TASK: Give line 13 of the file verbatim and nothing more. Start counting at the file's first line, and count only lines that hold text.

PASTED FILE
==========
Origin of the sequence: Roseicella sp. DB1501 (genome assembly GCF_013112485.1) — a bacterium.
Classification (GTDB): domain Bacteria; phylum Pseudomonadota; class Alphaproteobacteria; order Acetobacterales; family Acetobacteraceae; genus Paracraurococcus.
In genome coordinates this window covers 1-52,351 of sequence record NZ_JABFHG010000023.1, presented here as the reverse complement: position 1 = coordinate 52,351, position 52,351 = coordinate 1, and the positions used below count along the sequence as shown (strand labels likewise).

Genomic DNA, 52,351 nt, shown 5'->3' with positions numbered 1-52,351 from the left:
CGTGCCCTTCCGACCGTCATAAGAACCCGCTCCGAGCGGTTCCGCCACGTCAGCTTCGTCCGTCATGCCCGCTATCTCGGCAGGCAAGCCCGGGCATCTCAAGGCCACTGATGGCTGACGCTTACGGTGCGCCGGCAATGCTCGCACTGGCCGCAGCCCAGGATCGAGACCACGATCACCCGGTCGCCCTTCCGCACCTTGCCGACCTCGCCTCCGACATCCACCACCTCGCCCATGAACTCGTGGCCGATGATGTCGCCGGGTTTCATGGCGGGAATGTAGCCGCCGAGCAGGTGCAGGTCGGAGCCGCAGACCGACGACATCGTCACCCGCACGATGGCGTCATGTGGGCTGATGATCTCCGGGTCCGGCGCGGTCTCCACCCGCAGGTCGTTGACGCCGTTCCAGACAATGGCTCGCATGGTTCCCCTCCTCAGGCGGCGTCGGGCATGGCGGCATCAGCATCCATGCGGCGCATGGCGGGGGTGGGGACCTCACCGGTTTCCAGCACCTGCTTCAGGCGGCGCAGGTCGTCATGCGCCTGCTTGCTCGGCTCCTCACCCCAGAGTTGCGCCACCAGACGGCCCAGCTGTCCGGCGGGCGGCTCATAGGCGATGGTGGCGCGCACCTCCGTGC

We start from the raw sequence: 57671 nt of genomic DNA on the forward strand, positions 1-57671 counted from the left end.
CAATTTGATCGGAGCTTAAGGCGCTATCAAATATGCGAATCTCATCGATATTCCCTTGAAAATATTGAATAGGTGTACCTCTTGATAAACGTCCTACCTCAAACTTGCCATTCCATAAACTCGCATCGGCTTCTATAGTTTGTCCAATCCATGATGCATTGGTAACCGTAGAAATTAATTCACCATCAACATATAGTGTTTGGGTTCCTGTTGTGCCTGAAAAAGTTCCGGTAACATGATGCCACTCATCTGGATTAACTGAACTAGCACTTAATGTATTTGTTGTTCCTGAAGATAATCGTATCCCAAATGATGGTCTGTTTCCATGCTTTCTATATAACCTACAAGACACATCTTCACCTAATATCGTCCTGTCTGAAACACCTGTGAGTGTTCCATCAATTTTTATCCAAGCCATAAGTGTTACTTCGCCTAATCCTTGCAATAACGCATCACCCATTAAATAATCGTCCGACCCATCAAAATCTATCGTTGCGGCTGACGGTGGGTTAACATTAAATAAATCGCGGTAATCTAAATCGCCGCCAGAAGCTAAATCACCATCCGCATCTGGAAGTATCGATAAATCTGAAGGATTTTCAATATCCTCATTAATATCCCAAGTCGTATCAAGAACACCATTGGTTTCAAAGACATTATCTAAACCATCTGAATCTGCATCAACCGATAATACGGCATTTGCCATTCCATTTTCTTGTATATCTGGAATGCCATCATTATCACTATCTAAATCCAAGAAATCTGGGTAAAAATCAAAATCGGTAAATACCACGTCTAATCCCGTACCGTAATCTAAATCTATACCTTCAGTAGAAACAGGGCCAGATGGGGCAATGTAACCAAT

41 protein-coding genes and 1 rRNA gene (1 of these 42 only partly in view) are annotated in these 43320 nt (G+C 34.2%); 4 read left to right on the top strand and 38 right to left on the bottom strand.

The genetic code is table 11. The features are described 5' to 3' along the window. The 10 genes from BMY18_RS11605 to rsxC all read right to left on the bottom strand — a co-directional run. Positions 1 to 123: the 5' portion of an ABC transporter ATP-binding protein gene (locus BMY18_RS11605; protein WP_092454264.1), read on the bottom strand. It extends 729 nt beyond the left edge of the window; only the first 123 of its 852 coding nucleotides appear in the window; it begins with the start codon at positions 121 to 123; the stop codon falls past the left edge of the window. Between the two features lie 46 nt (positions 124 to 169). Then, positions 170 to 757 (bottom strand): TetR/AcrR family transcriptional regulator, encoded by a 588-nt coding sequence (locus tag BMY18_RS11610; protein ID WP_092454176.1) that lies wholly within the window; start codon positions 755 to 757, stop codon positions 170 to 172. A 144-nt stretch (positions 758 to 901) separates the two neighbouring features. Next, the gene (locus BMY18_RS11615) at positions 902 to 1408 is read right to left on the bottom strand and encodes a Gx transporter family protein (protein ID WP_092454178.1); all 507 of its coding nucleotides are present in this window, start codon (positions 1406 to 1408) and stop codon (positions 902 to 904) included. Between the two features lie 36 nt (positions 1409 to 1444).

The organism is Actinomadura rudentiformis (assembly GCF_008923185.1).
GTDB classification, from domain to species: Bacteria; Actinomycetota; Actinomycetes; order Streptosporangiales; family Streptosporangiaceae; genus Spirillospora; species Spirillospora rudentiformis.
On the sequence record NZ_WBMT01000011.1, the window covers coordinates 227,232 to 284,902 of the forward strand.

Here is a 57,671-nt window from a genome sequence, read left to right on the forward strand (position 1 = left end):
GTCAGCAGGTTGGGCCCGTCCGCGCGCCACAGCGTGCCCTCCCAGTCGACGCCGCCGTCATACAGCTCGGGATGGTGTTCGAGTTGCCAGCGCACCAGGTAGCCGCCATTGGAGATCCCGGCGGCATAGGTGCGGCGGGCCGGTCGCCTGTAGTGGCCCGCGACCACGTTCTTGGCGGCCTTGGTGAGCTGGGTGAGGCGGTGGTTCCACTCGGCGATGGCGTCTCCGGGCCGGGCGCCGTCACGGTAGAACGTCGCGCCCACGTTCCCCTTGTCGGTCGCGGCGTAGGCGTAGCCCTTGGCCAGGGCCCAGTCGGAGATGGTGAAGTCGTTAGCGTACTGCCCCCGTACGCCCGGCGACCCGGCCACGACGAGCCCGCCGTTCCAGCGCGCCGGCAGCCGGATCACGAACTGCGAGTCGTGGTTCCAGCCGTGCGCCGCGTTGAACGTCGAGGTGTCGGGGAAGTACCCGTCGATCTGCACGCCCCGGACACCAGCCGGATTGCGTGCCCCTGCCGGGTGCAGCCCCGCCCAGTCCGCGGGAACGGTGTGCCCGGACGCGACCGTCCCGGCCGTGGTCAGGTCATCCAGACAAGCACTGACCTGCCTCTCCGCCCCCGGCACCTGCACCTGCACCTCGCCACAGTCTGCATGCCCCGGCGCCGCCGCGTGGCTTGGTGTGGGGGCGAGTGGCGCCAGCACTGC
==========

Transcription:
Here is a 57,671-nt window from a genome sequence, read left to right on the forward strand (position 1 = left end):